Bookshelves divide the floor
like oak hedges flowering with poets
I have known and yet to meet. A table and two chairs
catching the window’s fill of light — host our presence upstairs.
The sun cool for September.
You sit reading a thinner book than mine.
Intent, Your hand turns the pages, pressing on words
that match the tone of my personal verse. You sway
in a boat of quiet hours — knowing I love water
and a heron bending his head toward the reeds
watching stillness ripple into threads of sudden
movement. A waver of pewter fish, bluing sky. Meanwhile
I am lost in the middle of hayfields and church bells,
Slovakia’s bread and song. My fingertips wind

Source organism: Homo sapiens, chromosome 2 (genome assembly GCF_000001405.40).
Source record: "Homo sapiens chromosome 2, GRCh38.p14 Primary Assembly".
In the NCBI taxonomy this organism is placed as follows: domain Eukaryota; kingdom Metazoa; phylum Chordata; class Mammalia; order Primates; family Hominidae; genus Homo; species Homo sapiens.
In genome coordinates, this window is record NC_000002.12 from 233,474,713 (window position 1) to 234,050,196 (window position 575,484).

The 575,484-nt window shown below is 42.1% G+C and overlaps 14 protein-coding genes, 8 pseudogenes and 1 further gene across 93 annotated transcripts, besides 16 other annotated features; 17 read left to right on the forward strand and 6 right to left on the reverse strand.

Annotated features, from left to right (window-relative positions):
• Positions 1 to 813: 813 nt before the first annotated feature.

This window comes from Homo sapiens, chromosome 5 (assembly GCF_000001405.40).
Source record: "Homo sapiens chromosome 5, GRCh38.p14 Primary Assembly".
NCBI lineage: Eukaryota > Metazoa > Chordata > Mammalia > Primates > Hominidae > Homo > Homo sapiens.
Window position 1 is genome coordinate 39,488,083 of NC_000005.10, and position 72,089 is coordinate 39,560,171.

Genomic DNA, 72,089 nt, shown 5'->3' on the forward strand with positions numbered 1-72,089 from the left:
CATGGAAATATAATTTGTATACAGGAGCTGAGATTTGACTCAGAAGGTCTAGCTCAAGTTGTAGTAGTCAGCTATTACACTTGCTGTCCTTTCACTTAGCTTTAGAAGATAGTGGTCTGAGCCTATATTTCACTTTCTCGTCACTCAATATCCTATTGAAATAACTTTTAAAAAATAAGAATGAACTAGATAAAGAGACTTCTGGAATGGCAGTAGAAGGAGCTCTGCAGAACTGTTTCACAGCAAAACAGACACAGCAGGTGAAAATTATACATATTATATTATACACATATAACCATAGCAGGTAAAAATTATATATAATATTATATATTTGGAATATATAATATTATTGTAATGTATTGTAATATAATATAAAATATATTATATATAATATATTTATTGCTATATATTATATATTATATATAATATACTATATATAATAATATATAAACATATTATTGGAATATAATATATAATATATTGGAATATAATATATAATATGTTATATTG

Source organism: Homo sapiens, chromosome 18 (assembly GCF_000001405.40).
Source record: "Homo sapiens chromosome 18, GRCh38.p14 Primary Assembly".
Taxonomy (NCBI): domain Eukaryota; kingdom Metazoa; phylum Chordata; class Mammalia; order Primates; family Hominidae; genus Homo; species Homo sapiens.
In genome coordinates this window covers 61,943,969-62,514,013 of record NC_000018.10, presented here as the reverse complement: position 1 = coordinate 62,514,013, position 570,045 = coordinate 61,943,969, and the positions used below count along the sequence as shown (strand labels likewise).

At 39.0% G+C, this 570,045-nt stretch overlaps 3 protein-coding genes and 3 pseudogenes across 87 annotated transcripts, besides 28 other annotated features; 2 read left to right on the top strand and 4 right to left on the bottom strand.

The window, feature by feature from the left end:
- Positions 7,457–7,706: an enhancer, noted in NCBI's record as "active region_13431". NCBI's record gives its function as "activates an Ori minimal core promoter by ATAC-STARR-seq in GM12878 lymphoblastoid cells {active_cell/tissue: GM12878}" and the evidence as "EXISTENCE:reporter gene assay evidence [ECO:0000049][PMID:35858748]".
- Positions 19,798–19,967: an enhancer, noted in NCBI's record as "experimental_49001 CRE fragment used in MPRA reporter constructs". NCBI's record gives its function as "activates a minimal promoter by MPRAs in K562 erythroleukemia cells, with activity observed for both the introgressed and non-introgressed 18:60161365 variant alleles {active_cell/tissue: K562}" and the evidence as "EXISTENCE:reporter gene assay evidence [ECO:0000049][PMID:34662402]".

through sentences that whisper or wail , feel rough or refined.
Outside, the city chooses its own poetic sounds,
partitions the scenery with brick and marble.
Unpublished as writers, we were showcased there
among the buildings, bookshelves titled with ivy
and shadows of people who walk by, hands clasping
the air, the peal of trolley cars, the shriek of sea gulls.
San Francisco gave us her pulse;
we counted many ways to love her and each other.
Our sum stretched toward the bay, water rinsing off time
and smudging words into the dusklit tide. Lights flickered
and votive fire blessed our throats.
We kissed, a tall volume placed
between Angel Island and a harp-strung gate.